Bloomsbury Research Institute seeks permission to build world-class research centre

The London School of Hygiene & Tropical Medicine and UCL (University College London) have submitted a planning application to build the Bloomsbury Research Institute, a research facility at Tavistock Place to accelerate the development of new treatments and solutions for the prevention and control of infectious diseases aimed at saving lives worldwide.

The proposal being considered by Camden Council would provide state-of-the-art laboratories to bring together world-leading scientists to work on solutions to the most important global challenges in infectious disease.

A joint initiative between the School and UCL, the Institute would house more than 200 scientists and build on useful links with partners in the UK and worldwide to find new drugs, vaccines and diagnostics for the major global killers - TB, HIV and malaria; as well as neglected tropical diseases and emerging microorganisms. They will also contribute to international efforts to address antibiotic resistance and develop new antimicrobials.

The Institute has identified a suitable site on land owned by the School behind its campus at 15-17 Tavistock Place in the heart of Bloomsbury. This location benefits from close proximity to world-class research centres such as the Francis Crick Institute and access to major London hospitals and patients.

BMJ Architects have designed a building for the site - which currently houses a storage shed - to enhance and respect the surrounding environment. The proposal would provide five levels of laboratories, two situated below ground.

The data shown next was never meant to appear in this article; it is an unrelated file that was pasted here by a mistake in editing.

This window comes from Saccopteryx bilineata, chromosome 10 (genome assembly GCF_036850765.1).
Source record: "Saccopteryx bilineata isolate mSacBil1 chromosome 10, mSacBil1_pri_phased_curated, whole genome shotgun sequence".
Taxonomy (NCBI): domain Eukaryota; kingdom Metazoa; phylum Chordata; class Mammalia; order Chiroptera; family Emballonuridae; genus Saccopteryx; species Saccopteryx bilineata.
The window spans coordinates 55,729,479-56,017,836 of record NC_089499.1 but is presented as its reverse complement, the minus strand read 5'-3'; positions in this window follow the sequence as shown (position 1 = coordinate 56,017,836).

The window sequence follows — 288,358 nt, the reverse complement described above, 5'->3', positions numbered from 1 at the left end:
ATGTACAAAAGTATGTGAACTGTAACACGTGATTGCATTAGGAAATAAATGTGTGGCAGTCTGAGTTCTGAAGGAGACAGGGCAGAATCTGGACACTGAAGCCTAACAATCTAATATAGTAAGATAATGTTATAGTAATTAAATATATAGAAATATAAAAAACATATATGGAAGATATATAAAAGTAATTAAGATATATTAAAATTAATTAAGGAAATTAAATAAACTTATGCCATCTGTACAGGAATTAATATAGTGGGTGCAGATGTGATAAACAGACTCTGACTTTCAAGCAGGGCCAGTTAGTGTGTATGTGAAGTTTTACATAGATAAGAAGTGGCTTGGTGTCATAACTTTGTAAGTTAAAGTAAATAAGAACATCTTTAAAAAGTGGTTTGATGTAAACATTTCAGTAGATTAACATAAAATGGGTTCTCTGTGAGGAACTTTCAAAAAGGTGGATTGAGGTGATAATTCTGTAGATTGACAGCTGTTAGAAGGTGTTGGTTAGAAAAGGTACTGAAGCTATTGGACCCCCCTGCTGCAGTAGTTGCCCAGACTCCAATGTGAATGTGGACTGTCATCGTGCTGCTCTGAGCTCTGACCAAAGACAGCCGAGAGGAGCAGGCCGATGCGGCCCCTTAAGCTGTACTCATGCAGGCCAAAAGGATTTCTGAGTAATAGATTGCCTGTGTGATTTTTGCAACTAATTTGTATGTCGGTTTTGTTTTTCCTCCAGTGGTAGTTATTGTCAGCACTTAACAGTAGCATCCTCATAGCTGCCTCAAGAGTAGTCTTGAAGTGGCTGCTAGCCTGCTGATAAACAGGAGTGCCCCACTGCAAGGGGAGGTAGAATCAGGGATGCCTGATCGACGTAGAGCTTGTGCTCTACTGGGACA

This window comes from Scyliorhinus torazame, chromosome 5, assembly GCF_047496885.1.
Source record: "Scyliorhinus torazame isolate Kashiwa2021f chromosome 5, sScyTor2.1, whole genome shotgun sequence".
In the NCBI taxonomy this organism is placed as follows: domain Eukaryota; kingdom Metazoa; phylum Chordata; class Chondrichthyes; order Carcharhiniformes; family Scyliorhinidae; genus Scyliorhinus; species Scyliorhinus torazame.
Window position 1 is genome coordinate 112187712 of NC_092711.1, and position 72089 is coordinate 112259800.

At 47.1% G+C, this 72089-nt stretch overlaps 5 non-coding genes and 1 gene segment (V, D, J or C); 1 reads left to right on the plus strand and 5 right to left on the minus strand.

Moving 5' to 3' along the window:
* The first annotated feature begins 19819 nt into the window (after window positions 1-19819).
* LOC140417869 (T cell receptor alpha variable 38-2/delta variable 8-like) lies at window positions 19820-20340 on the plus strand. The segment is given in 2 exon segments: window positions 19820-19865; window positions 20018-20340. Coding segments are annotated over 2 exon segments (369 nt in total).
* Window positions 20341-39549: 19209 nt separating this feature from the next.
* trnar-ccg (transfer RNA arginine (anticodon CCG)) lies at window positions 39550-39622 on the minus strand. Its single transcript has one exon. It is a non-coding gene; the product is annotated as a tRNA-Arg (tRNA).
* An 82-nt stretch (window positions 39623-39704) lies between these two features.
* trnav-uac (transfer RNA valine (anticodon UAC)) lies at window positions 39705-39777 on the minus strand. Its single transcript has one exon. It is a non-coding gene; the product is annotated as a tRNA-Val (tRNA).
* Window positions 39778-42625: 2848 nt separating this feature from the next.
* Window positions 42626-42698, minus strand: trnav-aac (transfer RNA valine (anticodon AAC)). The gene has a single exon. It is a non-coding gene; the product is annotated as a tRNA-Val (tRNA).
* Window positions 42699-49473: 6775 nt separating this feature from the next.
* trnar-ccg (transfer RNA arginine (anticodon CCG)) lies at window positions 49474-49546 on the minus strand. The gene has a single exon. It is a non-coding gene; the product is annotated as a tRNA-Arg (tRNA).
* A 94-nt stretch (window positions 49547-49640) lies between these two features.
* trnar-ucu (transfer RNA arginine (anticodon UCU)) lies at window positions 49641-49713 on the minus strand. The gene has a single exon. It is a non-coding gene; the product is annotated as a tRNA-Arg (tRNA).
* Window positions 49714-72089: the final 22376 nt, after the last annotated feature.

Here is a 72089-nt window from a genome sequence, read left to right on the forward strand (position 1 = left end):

Over the last few months, the Institute's Community Engagement Coordinator has been talking about the project to people living and working nearby, and neighbours and interest groups have attended a series of public consultation events to meet the development team and find out more about the proposal.

Professor Sharon Peacock, Director of the Bloomsbury Research Institute, said: "This is an important moment for the Bloomsbury Research Institute. To fulfil our aims in making a unique impact in the field of infectious diseases by developing cutting edge solutions to save lives and influence policy, we need the best facilities for research. We are working closely with the architects, planners and local community to create a development which will make a positive difference to both infectious disease research and the neighbourhood, and we hope that our planning application will be successful."

If planning permission is granted, it is hoped the building would be completed in 2018.

Funding for the circa £56 million facility will come from the partners as well as a variety of sources including government, philanthropic organisations, research councils and companies.

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